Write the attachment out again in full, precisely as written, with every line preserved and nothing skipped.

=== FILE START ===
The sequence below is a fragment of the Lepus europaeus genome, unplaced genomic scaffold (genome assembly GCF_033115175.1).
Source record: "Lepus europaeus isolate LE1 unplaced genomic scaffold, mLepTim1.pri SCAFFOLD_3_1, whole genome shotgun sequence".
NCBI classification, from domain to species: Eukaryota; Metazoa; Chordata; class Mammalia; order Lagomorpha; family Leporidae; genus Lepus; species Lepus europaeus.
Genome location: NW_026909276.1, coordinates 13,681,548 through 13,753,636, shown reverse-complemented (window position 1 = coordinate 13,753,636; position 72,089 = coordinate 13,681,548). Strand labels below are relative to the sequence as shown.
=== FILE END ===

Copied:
The sequence below is a fragment of the Lepus europaeus genome, unplaced genomic scaffold (genome assembly GCF_033115175.1).
Source record: "Lepus europaeus isolate LE1 unplaced genomic scaffold, mLepTim1.pri SCAFFOLD_3_1, whole genome shotgun sequence".
NCBI classification, from domain to species: Eukaryota; Metazoa; Chordata; class Mammalia; order Lagomorpha; family Leporidae; genus Lepus; species Lepus europaeus.
Genome location: NW_026909276.1, coordinates 13,681,548 through 13,753,636, shown reverse-complemented (window position 1 = coordinate 13,753,636; position 72,089 = coordinate 13,681,548). Strand labels below are relative to the sequence as shown.